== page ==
Going the Distance: My First Marathon

13.1 is only “half crazy,” and I can’t do anything halfway. I’m going full crazy.

So, I was never what you might call “athletically inclined” as a child.

I played outside a lot, but I didn’t “play sports.” I actively avoided anything that might have been construed as team-oriented or competitive. My idea of a marathon was how many dungeons of Zelda I could get through before my thumbs started hurting. I also grew up with a body shape that reflected how I spent my pubescent years seated in a dark room, bathing in the glow of cathode ray tubes and shoving snacks into my gaping maw.

As a teenager, I never felt compelled to lose weight in order to get a boyfriend, fit into trendy clothes, or wear a bikini. However, I remember at some point during high school I found out that type 2 diabetes and colon cancer run in my family, and I decided that it might be a good idea for diseases to not be the only thing running in my family.

At the time, putting on my Nikes and hitting the pavement was the easiest and least expensive way to shed my extra weight, and did not involve joining a team, going to a gym, or even speaking to another human being at all. After a long day of sensory overload and forced social interaction at school, I relished the time I could spend completely alone on a run. Since then, running has helped keep unwanted weight from coming back, in addition to keeping my blood pressure and cholesterol at comfortable levels. It’s also a great excuse to spend an hour alone to recharge.

Last year, a friend convinced me to run a half marathon with her. It was the first time I ever actually had to put myself on some kind of training plan, as opposed to just aimlessly running laps around my neighborhood. Initially I thought that the half marathon would be something I did just to check off my bucket list, and then never think about doing again… Much to my own surprise, I ended up liking it so much that in the months that followed, I ran two more: a small local half, and the Rock & Roll half in Savannah, GA.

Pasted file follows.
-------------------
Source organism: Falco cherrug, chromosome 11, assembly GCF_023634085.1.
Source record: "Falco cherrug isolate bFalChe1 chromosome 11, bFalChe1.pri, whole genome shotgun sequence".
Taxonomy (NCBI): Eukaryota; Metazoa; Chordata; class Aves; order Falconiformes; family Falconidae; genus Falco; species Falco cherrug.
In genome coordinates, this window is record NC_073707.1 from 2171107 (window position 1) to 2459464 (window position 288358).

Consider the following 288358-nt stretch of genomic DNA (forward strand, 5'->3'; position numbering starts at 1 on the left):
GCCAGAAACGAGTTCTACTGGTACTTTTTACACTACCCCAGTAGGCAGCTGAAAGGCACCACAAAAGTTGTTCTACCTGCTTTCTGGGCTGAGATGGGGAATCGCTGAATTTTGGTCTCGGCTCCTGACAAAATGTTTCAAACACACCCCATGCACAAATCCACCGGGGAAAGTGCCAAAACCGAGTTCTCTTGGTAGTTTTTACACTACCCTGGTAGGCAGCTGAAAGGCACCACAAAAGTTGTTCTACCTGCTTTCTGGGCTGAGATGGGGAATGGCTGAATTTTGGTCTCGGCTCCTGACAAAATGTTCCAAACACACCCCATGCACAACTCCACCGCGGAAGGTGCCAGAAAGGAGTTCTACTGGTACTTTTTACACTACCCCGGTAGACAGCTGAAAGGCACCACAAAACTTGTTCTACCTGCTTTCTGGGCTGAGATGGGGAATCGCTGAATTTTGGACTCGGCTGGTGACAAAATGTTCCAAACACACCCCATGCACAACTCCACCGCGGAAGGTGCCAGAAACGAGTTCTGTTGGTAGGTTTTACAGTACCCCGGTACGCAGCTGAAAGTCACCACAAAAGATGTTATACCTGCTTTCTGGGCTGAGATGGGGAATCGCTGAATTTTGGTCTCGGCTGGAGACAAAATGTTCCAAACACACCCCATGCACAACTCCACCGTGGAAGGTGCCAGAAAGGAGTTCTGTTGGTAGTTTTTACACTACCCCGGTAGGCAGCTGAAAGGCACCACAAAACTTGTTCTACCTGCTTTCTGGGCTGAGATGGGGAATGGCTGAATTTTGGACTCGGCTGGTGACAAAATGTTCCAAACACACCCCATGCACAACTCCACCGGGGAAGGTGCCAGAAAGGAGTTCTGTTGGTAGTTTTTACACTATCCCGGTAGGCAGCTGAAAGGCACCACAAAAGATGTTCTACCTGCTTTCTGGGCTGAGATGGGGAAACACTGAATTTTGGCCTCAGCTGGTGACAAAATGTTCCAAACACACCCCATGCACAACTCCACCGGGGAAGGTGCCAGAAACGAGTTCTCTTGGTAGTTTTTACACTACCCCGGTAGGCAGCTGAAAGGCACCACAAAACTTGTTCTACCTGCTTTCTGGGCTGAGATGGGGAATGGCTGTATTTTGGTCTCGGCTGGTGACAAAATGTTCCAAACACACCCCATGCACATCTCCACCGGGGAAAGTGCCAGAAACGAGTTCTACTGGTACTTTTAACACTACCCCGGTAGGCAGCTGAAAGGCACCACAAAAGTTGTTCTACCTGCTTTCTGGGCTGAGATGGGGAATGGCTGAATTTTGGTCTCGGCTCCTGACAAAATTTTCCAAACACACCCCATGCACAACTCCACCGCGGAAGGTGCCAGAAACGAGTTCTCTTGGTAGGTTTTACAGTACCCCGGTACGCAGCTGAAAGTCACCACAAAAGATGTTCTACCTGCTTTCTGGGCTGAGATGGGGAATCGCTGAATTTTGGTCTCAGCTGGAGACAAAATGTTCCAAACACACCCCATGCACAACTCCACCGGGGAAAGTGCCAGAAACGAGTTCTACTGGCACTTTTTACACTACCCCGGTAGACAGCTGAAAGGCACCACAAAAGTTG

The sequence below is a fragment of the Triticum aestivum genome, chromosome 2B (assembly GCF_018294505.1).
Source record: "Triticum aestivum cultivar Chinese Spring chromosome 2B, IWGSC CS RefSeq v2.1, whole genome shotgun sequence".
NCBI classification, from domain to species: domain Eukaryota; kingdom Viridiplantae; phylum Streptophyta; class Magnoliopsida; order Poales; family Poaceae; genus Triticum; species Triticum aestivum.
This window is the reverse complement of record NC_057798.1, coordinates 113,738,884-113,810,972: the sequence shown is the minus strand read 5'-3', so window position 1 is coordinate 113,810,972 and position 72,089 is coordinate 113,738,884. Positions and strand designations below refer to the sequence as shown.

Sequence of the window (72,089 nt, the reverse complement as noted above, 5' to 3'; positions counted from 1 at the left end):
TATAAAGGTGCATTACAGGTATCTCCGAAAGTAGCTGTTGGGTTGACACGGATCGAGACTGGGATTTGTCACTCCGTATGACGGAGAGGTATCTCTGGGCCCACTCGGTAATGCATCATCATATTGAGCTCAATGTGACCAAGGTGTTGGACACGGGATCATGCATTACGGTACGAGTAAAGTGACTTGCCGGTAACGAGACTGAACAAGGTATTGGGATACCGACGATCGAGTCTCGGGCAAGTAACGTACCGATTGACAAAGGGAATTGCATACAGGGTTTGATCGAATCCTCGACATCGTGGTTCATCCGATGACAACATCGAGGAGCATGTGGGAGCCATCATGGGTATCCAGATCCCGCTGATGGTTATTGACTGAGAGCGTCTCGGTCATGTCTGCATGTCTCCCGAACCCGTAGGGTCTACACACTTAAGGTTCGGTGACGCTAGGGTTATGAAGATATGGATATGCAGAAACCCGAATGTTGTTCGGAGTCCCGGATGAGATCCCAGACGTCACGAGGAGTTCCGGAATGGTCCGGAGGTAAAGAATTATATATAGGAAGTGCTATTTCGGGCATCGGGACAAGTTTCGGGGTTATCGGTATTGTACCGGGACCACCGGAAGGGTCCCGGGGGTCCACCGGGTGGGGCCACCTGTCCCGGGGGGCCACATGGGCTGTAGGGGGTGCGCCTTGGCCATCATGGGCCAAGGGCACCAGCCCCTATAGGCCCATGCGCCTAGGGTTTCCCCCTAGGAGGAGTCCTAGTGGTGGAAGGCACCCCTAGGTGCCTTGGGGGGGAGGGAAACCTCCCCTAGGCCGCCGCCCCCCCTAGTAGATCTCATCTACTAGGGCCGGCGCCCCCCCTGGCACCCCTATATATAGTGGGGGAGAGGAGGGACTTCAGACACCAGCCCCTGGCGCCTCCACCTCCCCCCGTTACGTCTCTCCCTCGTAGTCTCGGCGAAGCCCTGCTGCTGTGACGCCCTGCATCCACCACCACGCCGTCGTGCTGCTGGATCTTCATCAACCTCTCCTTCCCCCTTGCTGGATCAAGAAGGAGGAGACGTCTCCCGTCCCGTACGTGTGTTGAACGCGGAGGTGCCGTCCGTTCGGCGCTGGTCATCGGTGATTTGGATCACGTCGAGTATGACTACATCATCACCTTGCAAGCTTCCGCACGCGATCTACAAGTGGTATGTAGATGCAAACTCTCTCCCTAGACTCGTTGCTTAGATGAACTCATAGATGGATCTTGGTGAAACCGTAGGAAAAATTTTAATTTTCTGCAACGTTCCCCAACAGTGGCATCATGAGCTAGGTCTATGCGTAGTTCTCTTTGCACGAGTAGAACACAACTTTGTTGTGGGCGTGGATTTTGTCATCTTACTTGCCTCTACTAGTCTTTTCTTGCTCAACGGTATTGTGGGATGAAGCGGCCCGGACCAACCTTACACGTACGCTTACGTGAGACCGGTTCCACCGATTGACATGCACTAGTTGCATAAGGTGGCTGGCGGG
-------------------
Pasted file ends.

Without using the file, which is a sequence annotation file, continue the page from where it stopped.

Once I figured out how to breathe and set my cadence, those long runs stopped being painful and started feeling more like meditation. I discovered that I really like running long distances, but a full marathon still felt intimidating. I knew that once I plunked down some money it would motivate me to get out of my comfort zone again, so I signed up for the Rock & Roll marathon in New Orleans. I thought that since I could do 13.1, 26.2 probably wouldn’t be too difficult.

…Right?

I gave myself 16 weeks to train, since I didn’t want to try to do too much too fast.

When I signed up, I wasn’t really sure how to estimate what my finishing time would be, so I put my goal as 4hr:30m.  I thought training for a marathon would leave me feeling like a gazelle, effortlessly bouncing across the savanna. Instead I was more like a hobbit on the way to Mordor: sweating, shoveling snacks in my face, and trying to push my stumpy legs “just one more mile.”

The first time I felt that sucker punch of total glycogen depletion, I slogged home feeling like my legs were made of Jello and my feet were cinderblocks. About the most I would ever do is choke down an energy gel at the midpoint of a half marathon, but as my weekly long run was climbing to upwards of 4 hours, that strategy wasn’t working anymore. Eating food while running seemed to go against all the conventional wisdom I’d come to understand about fitness, but once I started doing it, I felt my endurance increase dramatically.

I was pretty confident in my ability to physically run the miles, but less confident in my chances of maintaining a pace I could brag about. I was not going to be able to do the full marathon at my half marathon pace, but I decided that I wouldn’t stress out too much about it, since it was my first time trying to run 26.2. I didn’t want to push myself too hard and burn out early in the race — or worse, hurt myself. As long as I finished, I’d consider it a success.

If you ever have doubts that your non-runner spouse loves you, see what they say when you ask them to travel 550 miles, then get up at o-dark-thirty on a weekend, wait around for you to finish a marathon… and you don’t even know how long it’s going to take. (Some gentle cajoling with promises of daiquiris doesn’t hurt.)

Preparing for the actual race was probably the easiest part: I used to live in New Orleans, so I wasn’t at all worried about the terrain or weather. During the week leading up to the race, I rested and did yoga. Devon and I drove over the day before, arriving early enough so I could pick up my bib, then I carb-loaded with eggplant parmesan and went to bed early. I awoke at 4:30 am and had my usual race day breakfast of a plant-based energy bar and coffee before heading to the starting line.

The Race: